I have always enjoyed lifting weights, far more than any other form of exercise. There is something about the way in which you can feel each muscle as it’s doing its work and the ritualistic repetition of an exercise over and over until exhaustion. And proper form (doing it the right way) is vitally important and this appeals to the goody two-shoes in me!
But above and beyond this sheer pleasure of lifting heavy things is the relaxing, meditative aspect to it. This might sound counter-intuitive – especially when you see weightlifters psyching themselves up – but that is just in competition.
Visualising the movement in everyday training
In everyday training it’s important to focus entirely upon the bar you are trying to lift, to visualise the movement – how it’s going to travel up and down – and how your muscles are going to combine to make that happen. If you don’t do this it’s very likely that you’ll end up on your backside with the bar on the floor or with a heavy weight being heaved off your chest by your training partner.
How has powerlifting enhanced your life?
When you are this attuned to your body, when you are co-ordinating your breathing with your lifting you are in a place very akin to meditative yoga when the total focus on the physical frees the mind.
I may walk into the gym thinking about my woes and worries but when I come out at the end of it they are a million miles away.
Powerlifting contributes so much to my emotional as well as my physical wellbeing.
Becoming a champion and world record holder surprisingly hasn’t really enhanced my confidence. I have always been enormously confident. What it has done is to give me a hook to hang that confidence on. Now I have a reason to feel like I’m the best in the world – because I am!
And that’s one of the things that owe to powerlifting. I always knew that I was flippin’ amazing! We all are. Through good judgement, pushing through open doors and a little bit of good luck I’ve stumbled upon something that I am world class at.
I always give this advice to friends: Have a go at lots of things!
Many people don’t get that opportunity (to be world class at something), which is why I encourage all my friends to have a go at as many things as possible “you never know you might be the best in the world at it!”.
What is your motivation to keep training & competing?
The only thing that motivates me is the desire to be better than I was at the last competition. I don’t really pay much attention to what other women are lifting, that’s their business. I don’t care what I look like – which is just as well because singlets are the least flattering items of clothing invented!
All that matters is that I’m getting stronger. This helps to cut through the noise of competitions. If I pay too much attention to other people, to what they are doing, what they are thinking then I won’t pay enough attention to myself and the bar. At the end of the day those are the only two things that matter.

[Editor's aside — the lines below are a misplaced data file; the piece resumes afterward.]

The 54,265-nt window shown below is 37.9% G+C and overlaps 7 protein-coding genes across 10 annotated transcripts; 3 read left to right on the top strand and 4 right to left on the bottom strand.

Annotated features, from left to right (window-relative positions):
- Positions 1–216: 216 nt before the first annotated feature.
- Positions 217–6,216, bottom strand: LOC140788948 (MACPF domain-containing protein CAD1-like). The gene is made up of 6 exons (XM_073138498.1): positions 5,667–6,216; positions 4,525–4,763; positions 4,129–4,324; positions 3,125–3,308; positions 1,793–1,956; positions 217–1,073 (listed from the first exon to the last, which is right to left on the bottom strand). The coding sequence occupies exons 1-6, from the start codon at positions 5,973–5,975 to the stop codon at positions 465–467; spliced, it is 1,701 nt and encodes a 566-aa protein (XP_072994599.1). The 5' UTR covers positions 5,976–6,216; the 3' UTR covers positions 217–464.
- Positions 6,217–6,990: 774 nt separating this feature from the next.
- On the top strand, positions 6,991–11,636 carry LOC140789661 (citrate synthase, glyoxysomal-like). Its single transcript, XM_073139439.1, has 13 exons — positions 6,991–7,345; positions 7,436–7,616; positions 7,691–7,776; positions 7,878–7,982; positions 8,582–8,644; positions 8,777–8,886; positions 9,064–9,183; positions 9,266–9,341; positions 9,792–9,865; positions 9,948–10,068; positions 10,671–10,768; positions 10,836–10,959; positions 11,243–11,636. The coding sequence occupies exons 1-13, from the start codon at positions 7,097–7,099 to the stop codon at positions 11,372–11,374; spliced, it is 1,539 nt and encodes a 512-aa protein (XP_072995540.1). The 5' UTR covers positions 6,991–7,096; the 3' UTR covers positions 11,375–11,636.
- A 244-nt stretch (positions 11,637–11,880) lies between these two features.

Are you as motivated training at home as you were at the gym?
When we set up our home gym lots of people asked if we would still be motivated to train every week – as if the gym itself was somehow responsible for my motivation! Far from it! Although I enjoy being in a sociable environment my motivation is something else (I’ve written at length about it).
I don’t need motivation because I’ve got habit and habit trumps motivation every day! There is never any question in our house whether we will train or not – because we train Monday, Wednesday, Friday and one other day. The only question is which is the extra day and that tends to work around my work diary.
How do you train when you’re on holiday?
Even on holiday our training schedule doesn’t shift – we just have to plan our trips around the location of well-equipped gyms.
Who inspires you?
When we were in Australia last year visiting family I was lucky enough to be invited to train at the home of a local hero called Terry Geddy. Terry lost the use of his legs in an accident when he was 15 years old but he didn’t let this stop his sporting dreams. He competed in Paralympian 100 metre wheelchair races, the seated shot-put and seated discus throughout the 1970s, 80s and 1990s wining gold, silver and bronze.
Now in his 60s he is further limited by diabetes and kidney failure – but he still opens “Big Terry’s Little Gym” to local lifters and teaches them how to powerlift. Many of his lifters have their own limitations – due to illness or accidents – but they all turn up, they all train as hard as they can and they all put in 100%.
That’s what inspires me – it’s not the trophies – it’s the hard work and dedication in people who could so easily sit at home and cry “poor me”!
What has been your greatest achievement so far?
I do have my own fair share of silverware. Powerlifters love their big trophies. I have British, European and World Championship trophies going back to 2004 – together with some lovely medals and certificates acknowledging my world records. For me, the records matter more than the championships. A record can last for years, or just for minutes if the lifter after you smashes it.